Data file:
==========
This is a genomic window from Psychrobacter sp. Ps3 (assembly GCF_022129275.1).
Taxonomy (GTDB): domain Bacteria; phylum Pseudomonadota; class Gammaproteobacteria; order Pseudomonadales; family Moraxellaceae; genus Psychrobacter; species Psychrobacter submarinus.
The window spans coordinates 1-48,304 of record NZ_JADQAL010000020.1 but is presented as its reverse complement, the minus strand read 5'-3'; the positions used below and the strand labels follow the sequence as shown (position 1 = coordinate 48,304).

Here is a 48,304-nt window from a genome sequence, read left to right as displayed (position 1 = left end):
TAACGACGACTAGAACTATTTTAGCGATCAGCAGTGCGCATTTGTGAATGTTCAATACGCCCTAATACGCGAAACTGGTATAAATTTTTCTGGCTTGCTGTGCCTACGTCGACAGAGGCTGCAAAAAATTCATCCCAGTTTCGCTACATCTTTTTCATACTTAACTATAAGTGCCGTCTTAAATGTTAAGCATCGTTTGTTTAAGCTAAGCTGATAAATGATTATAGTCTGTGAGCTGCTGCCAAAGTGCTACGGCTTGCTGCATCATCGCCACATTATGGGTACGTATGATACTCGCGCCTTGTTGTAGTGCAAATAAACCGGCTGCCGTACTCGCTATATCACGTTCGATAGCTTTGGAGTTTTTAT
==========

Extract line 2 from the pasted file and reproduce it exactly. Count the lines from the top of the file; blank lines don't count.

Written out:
Taxonomy (GTDB): domain Bacteria; phylum Pseudomonadota; class Gammaproteobacteria; order Pseudomonadales; family Moraxellaceae; genus Psychrobacter; species Psychrobacter submarinus.